Ryan Warner, associate professor and chair of the Plant Sciences Recruiting Committee of the department of horticulture at Michigan State University (MSU), has been researching stevia plants in his lab since 2010. Recently, MSU and Warner’s team received a grant of $3.2 million to fund their ongoing research of the sugar-replacement plant.
Since his research began, Warner has been trying to find a way to make the taste profile of stevia more appealing to American consumers. In an email, Warner explained that there has been increasing interest in stevia production over the last five years.
Warner’s team consists of 10 investigators from four universities. Collaborators at MSU include Sungeun Cho, assistant professor for the department of food science and human nutrition; Bridget Behe, professor at the department of horticulture; Randy Beaudry professor at the department of horticulture; and Kevin Childs assistant at the department of plant biology.
The team also includes colleagues at North Carolina State University, Alabama A&M University and Fort Valley State University.
Warner’s past research has focused on particular steviol glycosides, which are the compounds producing different tastes in stevia products. Rebaudioside A is the most common steviol glycoside, and is used in many of the products on the market today.
Rebaudioside A is also the compound that produces the bitter aftertaste consumers associate with stevia sweeteners, Warner explained.
Warner’s lab has developed new varieties of stevia, rebaudioside D and rebaudioside M, which reduce the bitterness found in products sweetened with rebaudioside A.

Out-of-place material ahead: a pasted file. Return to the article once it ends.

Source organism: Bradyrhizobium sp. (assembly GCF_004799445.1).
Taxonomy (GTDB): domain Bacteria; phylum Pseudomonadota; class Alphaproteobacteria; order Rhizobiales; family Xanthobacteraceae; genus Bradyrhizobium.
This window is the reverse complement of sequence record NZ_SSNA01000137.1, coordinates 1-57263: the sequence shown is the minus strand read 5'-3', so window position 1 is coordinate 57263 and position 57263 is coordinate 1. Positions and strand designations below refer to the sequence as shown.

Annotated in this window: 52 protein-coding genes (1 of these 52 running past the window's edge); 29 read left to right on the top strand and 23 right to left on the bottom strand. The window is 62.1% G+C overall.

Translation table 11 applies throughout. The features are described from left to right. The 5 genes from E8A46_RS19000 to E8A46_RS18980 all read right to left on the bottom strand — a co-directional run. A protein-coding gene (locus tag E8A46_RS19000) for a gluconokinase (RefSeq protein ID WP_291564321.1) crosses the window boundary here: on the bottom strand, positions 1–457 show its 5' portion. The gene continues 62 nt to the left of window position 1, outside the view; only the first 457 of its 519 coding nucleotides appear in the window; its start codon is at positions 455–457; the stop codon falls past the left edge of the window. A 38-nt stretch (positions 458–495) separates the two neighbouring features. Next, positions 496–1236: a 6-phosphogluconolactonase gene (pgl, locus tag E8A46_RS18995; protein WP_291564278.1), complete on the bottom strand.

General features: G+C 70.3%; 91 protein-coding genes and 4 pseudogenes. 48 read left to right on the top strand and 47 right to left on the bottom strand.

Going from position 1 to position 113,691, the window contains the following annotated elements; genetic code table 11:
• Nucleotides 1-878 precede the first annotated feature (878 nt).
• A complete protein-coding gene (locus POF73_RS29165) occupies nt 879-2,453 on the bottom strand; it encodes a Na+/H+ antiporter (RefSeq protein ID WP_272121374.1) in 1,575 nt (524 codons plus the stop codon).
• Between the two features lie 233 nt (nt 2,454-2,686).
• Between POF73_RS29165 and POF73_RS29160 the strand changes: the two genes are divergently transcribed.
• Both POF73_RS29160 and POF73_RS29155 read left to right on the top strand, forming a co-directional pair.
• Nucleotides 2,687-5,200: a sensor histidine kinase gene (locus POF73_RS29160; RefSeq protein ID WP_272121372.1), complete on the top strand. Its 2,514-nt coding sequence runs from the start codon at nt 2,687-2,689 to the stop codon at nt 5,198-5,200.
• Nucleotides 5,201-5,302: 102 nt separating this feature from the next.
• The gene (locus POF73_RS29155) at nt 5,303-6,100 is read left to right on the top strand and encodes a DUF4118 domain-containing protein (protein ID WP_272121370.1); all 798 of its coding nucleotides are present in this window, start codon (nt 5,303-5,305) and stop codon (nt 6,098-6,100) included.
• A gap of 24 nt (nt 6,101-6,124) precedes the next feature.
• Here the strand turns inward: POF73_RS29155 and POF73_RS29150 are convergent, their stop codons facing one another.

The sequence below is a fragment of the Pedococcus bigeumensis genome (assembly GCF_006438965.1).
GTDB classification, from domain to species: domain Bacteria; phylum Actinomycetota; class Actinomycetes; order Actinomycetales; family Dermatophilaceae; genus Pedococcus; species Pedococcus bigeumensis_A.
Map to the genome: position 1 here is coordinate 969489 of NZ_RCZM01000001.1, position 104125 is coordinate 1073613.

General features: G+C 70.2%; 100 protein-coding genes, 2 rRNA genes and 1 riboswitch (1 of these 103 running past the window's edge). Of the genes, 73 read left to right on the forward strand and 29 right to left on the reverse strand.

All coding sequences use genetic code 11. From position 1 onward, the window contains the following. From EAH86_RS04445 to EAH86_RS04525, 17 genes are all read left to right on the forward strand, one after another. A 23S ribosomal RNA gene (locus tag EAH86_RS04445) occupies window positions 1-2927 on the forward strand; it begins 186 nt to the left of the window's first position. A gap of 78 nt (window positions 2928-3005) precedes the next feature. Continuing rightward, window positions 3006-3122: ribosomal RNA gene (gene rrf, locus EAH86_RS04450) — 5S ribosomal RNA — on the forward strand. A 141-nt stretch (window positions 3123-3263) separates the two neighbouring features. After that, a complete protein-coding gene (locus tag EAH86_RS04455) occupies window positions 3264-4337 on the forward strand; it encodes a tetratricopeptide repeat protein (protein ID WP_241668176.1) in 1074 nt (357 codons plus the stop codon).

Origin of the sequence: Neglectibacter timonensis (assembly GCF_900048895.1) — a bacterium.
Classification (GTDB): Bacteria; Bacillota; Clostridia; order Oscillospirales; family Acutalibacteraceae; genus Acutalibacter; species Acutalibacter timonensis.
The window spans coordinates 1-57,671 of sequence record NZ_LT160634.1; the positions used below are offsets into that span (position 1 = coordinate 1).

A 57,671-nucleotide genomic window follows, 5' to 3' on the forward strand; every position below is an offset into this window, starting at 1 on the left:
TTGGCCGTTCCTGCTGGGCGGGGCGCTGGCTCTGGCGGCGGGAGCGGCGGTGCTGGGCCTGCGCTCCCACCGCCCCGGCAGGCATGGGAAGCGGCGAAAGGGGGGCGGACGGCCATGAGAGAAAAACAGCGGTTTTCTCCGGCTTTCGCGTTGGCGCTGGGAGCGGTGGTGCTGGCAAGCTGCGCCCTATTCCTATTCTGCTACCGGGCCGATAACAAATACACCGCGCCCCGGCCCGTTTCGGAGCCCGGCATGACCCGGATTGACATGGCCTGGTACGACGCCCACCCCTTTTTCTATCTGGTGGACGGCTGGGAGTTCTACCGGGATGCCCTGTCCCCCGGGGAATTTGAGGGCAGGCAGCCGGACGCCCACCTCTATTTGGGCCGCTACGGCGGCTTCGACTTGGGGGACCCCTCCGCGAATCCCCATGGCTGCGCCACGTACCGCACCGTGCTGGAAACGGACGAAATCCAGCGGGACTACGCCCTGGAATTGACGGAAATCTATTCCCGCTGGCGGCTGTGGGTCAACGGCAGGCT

“From a utilization standpoint, understanding the flavor profile that is most desirable for consumers, and generating foundational genetic and genomic resources for the crop, will help us to breed new varieties of stevia that produce the compounds most desired by consumers,” Warner said in an email.
With the new grant money, Warner’s team will also research how to improve crop yield in America.
“Stevia is a relatively new crop, really only having been produced beginning in Japan in the 1970s,” Warner says. “So, while there is currently quite a bit of interest in stevia, until recently, there has not been much research. It is our hope that this research will help to establish stevia as a viable crop for U.S. farmers, and will provide them with information they need to be successful in growing the crop.”
Collaborators at MSU will be researching combinations of steviol glycosides, consumer purchasing decisions for stevia-containing products, steviol glycoside concentrations in plants grown under different conditions and different locations, and developing resources for future researchers to understand breeding and biology of the stevia plant.
Compound concentrations in stevia plants is one of the biggest challenges Warner expects to face.
“The compounds that we think will be preferred by consumers are produced in much lower concentrations than the compounds that are currently commercially utilized,” Warner says.
According to Warner, research is set to last four years, although some aspects are long-term projects.
Source: The State News